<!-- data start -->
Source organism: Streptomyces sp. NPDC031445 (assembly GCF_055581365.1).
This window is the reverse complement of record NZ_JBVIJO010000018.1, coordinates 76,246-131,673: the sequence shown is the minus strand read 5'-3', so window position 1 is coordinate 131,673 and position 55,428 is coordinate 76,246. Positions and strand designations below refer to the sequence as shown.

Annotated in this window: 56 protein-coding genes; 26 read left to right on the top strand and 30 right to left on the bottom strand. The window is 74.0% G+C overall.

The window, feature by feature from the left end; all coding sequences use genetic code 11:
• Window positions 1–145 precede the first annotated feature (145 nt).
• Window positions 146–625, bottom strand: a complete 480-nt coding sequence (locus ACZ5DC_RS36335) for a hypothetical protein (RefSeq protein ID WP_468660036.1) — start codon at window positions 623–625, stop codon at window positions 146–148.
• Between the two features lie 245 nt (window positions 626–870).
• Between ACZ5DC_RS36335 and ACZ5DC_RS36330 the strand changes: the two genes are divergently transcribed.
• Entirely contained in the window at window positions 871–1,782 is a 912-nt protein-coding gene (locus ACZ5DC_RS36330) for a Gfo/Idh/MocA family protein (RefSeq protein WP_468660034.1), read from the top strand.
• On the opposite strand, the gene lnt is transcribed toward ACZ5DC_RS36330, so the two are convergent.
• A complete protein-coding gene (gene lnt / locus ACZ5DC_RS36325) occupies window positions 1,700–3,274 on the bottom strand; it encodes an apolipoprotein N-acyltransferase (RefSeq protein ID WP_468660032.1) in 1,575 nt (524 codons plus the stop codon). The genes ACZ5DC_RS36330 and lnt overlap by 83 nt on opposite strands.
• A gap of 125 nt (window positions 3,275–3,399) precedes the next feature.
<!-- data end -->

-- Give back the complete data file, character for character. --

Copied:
Source organism: Streptomyces sp. NPDC031445 (assembly GCF_055581365.1).
This window is the reverse complement of record NZ_JBVIJO010000018.1, coordinates 76,246-131,673: the sequence shown is the minus strand read 5'-3', so window position 1 is coordinate 131,673 and position 55,428 is coordinate 76,246. Positions and strand designations below refer to the sequence as shown.

Annotated in this window: 56 protein-coding genes; 26 read left to right on the top strand and 30 right to left on the bottom strand. The window is 74.0% G+C overall.

The window, feature by feature from the left end; all coding sequences use genetic code 11:
• Window positions 1–145 precede the first annotated feature (145 nt).
• Window positions 146–625, bottom strand: a complete 480-nt coding sequence (locus ACZ5DC_RS36335) for a hypothetical protein (RefSeq protein ID WP_468660036.1) — start codon at window positions 623–625, stop codon at window positions 146–148.
• Between the two features lie 245 nt (window positions 626–870).
• Between ACZ5DC_RS36335 and ACZ5DC_RS36330 the strand changes: the two genes are divergently transcribed.
• Entirely contained in the window at window positions 871–1,782 is a 912-nt protein-coding gene (locus ACZ5DC_RS36330) for a Gfo/Idh/MocA family protein (RefSeq protein WP_468660034.1), read from the top strand.
• On the opposite strand, the gene lnt is transcribed toward ACZ5DC_RS36330, so the two are convergent.
• A complete protein-coding gene (gene lnt / locus ACZ5DC_RS36325) occupies window positions 1,700–3,274 on the bottom strand; it encodes an apolipoprotein N-acyltransferase (RefSeq protein ID WP_468660032.1) in 1,575 nt (524 codons plus the stop codon). The genes ACZ5DC_RS36330 and lnt overlap by 83 nt on opposite strands.
• A gap of 125 nt (window positions 3,275–3,399) precedes the next feature.